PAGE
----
“I want to introduce Elohim as the god of all that is, one that is morally neutral,” he said. “I am doing theology here, presenting an alternate way of looking at divinity, but this is very much a Jewish practice through the centuries.”
The workings of Elohim could be seen in the natural forces that caused the Jan. 17 Northridge earthquake, although the temblor was not a purposeful “act of God,” Schulweis wrote.
On the other hand, “Adonai was evident in the earthquake through the response of firemen, policemen, doctors and neighbors who helped restore lives, calm the frightened and rebuild the shattered lives of those around them,” he said. “In their individual and collective behavior the community testifies to the reality of Adonai without denying the reality of Elohim. “
On the wrenching topic of the World War II-era Holocaust, an unprecedented massacre that has sorely tested Jewish faith to this day, Schulweis wrote that Elohim was reflected in the Auschwitz death camp simply because nature includes the aberrant economic, political and military factors that coincided to create the Nazi state.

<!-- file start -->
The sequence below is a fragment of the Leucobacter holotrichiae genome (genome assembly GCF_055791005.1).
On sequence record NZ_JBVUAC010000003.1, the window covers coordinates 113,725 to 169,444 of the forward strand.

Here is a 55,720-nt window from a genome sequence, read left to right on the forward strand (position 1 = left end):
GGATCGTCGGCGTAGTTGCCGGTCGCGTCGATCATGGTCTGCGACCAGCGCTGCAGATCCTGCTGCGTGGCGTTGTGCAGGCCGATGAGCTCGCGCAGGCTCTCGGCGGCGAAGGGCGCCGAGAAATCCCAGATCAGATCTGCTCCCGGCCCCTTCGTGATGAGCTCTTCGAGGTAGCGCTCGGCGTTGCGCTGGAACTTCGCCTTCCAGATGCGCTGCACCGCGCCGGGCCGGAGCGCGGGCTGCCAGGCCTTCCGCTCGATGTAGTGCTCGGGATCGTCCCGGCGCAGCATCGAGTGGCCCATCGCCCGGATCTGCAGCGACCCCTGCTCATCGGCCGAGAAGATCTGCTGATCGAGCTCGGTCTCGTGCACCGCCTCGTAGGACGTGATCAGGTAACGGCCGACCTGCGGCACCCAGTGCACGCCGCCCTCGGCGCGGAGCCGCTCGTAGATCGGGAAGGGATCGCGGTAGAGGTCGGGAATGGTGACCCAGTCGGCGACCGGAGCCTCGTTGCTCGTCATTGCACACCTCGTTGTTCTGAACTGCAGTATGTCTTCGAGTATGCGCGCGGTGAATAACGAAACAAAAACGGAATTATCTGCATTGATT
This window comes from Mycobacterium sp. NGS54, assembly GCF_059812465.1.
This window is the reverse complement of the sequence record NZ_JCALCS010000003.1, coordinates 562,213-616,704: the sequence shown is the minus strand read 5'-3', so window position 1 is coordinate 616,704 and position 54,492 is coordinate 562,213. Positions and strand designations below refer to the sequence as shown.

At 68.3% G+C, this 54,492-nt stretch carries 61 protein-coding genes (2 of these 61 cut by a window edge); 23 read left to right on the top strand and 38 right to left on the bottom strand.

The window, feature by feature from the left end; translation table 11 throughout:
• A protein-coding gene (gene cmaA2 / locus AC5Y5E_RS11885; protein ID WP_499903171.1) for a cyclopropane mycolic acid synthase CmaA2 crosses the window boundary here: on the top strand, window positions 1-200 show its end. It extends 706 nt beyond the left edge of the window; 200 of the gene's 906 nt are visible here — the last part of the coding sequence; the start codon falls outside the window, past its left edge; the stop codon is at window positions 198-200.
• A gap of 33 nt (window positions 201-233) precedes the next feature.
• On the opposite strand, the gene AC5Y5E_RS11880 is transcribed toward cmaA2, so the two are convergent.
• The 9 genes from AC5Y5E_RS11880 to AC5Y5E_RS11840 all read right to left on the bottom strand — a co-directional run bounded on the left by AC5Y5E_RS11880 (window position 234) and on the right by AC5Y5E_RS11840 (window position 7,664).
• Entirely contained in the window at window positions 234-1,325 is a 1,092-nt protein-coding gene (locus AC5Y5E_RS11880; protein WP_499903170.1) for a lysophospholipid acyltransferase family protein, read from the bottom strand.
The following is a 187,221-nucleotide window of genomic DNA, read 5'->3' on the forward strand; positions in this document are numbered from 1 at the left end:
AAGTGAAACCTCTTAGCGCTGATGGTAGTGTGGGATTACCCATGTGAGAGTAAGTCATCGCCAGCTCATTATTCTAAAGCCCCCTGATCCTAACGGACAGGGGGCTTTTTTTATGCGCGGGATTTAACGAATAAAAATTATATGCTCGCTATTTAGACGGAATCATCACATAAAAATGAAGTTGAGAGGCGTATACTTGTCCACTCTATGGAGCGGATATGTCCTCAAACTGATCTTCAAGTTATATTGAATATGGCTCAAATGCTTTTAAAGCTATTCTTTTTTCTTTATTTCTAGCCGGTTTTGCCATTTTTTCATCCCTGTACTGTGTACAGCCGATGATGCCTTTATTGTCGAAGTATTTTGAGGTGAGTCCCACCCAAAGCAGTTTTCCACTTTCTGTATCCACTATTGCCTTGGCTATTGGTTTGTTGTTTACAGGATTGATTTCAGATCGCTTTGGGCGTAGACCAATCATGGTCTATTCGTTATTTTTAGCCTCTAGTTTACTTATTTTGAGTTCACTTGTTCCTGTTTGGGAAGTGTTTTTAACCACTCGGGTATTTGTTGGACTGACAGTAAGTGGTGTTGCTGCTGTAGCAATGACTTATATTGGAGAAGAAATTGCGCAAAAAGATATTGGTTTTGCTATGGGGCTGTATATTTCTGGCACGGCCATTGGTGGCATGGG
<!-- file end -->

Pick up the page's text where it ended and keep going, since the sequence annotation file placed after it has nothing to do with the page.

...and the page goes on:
But Schulweis also pointed to “the power and mystique of Adonai” at work in the Holocaust, based on his experience as founding chairman of the Jewish Foundation for Christian Rescuers, an international body that identifies and offers grants to non-Jews who helped victims of Nazism.
“In addition to the record of Jewish self-sacrificing heroism on behalf of endangered fellow Jews, there were tens of thousands of non-Jews, Christians, believers and nonbelievers, young and old, who came from every walk of life to risk their lives and those of their children to save Jews pursued and persecuted by the Nazis and their collaborators,” he wrote.
“The evil that men and women do must never be allowed to eclipse the goodness that men and women do,” he said.
Schulweis said that in a predominantly secular society such as the United States many people are blind to signs of godliness (in Hebrew, “elohut”), a term that the rabbi thought might best describe the often unnoticed, sometimes surprising functions of Adonai.
The current rapprochement of Israel and Jordan is an example, he said. “We see this as something secular, but that’s because we’ve replaced the idea of godliness at work in the world.”
The deity posited by Schulweis is neither all-powerful nor all-knowing. And the Bible stories indicate that he changes, he said.